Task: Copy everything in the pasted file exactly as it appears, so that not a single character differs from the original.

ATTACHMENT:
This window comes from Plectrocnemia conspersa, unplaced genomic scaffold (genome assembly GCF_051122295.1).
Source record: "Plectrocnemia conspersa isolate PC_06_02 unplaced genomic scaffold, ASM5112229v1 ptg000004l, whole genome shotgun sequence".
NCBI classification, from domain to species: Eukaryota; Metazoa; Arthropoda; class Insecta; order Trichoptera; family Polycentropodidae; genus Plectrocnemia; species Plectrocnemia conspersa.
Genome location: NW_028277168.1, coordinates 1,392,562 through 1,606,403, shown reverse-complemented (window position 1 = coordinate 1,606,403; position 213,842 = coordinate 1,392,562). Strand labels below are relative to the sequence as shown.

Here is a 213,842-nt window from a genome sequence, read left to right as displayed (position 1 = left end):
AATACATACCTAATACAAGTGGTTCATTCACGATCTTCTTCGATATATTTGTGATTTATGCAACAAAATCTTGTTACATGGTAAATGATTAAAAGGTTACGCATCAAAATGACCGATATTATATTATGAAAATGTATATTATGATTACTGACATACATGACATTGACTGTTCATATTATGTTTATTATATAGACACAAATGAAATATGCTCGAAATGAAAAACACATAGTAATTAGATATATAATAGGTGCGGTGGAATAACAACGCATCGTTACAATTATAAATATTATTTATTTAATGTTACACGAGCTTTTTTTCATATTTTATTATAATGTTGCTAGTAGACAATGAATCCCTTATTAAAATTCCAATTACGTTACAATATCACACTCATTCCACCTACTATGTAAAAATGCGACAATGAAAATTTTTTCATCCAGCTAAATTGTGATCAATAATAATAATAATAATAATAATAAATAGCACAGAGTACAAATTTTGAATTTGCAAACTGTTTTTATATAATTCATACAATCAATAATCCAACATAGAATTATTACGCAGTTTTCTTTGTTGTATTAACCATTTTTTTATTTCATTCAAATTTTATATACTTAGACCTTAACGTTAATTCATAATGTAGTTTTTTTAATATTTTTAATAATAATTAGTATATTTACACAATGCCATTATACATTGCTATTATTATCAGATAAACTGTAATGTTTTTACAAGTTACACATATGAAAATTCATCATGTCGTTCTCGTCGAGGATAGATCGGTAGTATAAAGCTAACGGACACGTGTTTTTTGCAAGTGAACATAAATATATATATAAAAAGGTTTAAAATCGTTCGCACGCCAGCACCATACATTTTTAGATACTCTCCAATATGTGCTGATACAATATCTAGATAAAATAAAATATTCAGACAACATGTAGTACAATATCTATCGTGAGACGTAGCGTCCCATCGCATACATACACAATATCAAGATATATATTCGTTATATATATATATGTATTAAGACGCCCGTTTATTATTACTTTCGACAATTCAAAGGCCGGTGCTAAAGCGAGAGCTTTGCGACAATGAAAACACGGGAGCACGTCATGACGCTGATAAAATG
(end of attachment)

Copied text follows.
This window comes from Plectrocnemia conspersa, unplaced genomic scaffold (genome assembly GCF_051122295.1).
Source record: "Plectrocnemia conspersa isolate PC_06_02 unplaced genomic scaffold, ASM5112229v1 ptg000004l, whole genome shotgun sequence".
NCBI classification, from domain to species: Eukaryota; Metazoa; Arthropoda; class Insecta; order Trichoptera; family Polycentropodidae; genus Plectrocnemia; species Plectrocnemia conspersa.
Genome location: NW_028277168.1, coordinates 1,392,562 through 1,606,403, shown reverse-complemented (window position 1 = coordinate 1,606,403; position 213,842 = coordinate 1,392,562). Strand labels below are relative to the sequence as shown.

Here is a 213,842-nt window from a genome sequence, read left to right as displayed (position 1 = left end):
AATACATACCTAATACAAGTGGTTCATTCACGATCTTCTTCGATATATTTGTGATTTATGCAACAAAATCTTGTTACATGGTAAATGATTAAAAGGTTACGCATCAAAATGACCGATATTATATTATGAAAATGTATATTATGATTACTGACATACATGACATTGACTGTTCATATTATGTTTATTATATAGACACAAATGAAATATGCTCGAAATGAAAAACACATAGTAATTAGATATATAATAGGTGCGGTGGAATAACAACGCATCGTTACAATTATAAATATTATTTATTTAATGTTACACGAGCTTTTTTTCATATTTTATTATAATGTTGCTAGTAGACAATGAATCCCTTATTAAAATTCCAATTACGTTACAATATCACACTCATTCCACCTACTATGTAAAAATGCGACAATGAAAATTTTTTCATCCAGCTAAATTGTGATCAATAATAATAATAATAATAATAATAAATAGCACAGAGTACAAATTTTGAATTTGCAAACTGTTTTTATATAATTCATACAATCAATAATCCAACATAGAATTATTACGCAGTTTTCTTTGTTGTATTAACCATTTTTTTATTTCATTCAAATTTTATATACTTAGACCTTAACGTTAATTCATAATGTAGTTTTTTTAATATTTTTAATAATAATTAGTATATTTACACAATGCCATTATACATTGCTATTATTATCAGATAAACTGTAATGTTTTTACAAGTTACACATATGAAAATTCATCATGTCGTTCTCGTCGAGGATAGATCGGTAGTATAAAGCTAACGGACACGTGTTTTTTGCAAGTGAACATAAATATATATATAAAAAGGTTTAAAATCGTTCGCACGCCAGCACCATACATTTTTAGATACTCTCCAATATGTGCTGATACAATATCTAGATAAAATAAAATATTCAGACAACATGTAGTACAATATCTATCGTGAGACGTAGCGTCCCATCGCATACATACACAATATCAAGATATATATTCGTTATATATATATATGTATTAAGACGCCCGTTTATTATTACTTTCGACAATTCAAAGGCCGGTGCTAAAGCGAGAGCTTTGCGACAATGAAAACACGGGAGCACGTCATGACGCTGATAAAATG